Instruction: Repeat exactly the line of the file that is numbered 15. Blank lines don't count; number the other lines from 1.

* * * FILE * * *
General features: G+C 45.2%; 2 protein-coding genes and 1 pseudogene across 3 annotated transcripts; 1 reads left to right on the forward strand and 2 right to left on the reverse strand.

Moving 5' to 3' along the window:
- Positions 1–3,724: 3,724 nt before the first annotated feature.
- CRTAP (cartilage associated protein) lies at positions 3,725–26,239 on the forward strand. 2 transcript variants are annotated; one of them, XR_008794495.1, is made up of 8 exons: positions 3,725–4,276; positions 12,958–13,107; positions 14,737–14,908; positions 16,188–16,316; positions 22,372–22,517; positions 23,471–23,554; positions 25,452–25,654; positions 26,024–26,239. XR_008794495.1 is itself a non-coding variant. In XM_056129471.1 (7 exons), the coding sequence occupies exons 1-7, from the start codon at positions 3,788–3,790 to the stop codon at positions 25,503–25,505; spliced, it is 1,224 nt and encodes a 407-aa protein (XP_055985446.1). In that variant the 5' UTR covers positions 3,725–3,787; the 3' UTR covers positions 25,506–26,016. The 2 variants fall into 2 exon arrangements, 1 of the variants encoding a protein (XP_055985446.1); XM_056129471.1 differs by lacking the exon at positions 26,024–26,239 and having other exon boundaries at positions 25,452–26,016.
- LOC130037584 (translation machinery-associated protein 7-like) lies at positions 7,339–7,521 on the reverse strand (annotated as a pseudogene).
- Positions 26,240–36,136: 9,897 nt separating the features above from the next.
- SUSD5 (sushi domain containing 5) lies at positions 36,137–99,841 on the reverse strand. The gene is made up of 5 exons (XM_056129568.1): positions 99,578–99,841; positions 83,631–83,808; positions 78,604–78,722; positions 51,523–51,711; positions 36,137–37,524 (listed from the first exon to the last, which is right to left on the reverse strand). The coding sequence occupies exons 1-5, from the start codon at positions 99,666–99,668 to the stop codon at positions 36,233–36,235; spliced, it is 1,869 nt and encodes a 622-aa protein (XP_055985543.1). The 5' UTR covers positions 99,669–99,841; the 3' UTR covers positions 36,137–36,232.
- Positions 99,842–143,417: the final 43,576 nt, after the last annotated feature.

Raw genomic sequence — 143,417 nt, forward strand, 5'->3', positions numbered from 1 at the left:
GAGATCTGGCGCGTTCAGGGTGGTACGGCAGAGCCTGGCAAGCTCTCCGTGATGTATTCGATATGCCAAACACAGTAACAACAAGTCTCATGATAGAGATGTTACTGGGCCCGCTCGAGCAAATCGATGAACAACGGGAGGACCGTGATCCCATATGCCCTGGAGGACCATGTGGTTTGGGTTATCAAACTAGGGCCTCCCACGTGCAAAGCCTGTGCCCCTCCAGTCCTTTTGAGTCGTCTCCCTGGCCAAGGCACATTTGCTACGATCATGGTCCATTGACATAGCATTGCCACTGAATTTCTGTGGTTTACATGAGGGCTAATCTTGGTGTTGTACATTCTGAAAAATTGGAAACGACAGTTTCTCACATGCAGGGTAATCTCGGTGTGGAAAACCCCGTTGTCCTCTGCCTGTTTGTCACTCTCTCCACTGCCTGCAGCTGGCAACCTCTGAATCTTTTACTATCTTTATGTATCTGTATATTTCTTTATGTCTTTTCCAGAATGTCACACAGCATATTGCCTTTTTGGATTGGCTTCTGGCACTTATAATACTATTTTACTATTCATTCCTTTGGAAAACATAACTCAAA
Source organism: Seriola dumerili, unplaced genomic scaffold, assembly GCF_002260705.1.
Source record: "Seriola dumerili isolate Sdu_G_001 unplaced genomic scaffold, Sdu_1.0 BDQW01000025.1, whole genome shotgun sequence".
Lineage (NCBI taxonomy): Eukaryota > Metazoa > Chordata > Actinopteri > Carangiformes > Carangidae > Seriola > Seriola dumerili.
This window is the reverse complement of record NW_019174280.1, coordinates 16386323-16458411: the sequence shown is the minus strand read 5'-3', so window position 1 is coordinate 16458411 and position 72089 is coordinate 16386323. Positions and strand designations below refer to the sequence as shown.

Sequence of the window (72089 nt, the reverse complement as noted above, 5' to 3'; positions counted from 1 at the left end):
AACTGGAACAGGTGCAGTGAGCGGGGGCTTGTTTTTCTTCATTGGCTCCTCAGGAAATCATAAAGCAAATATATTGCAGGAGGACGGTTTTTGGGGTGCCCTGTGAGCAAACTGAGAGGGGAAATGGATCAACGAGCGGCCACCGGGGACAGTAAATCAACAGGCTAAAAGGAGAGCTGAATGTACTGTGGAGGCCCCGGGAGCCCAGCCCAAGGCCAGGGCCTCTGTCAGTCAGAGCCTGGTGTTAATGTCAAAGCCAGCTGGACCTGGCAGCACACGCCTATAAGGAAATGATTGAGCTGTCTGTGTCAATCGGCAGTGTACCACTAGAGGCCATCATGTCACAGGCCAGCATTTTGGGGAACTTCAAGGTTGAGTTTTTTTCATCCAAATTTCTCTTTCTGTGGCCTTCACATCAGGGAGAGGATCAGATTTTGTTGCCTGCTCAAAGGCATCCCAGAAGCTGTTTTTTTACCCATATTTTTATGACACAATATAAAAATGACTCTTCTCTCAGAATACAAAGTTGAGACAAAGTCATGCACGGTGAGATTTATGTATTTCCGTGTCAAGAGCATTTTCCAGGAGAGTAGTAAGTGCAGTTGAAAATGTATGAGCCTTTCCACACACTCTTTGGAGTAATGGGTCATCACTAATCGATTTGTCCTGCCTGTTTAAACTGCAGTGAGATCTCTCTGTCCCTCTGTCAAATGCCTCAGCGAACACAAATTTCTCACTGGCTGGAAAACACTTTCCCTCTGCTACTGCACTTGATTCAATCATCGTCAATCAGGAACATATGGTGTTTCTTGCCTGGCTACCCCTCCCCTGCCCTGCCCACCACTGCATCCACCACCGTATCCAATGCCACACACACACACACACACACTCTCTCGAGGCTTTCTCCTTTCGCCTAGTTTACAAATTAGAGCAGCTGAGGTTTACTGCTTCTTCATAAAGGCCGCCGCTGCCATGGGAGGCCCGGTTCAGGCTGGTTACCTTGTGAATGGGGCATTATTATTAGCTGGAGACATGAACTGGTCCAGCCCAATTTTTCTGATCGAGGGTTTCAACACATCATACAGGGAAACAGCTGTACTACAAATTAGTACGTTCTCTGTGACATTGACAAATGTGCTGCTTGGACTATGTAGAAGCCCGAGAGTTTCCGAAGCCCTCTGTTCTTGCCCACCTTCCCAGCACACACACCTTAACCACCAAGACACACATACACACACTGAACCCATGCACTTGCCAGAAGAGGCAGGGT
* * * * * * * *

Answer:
Sequence of the window (72089 nt, the reverse complement as noted above, 5' to 3'; positions counted from 1 at the left end):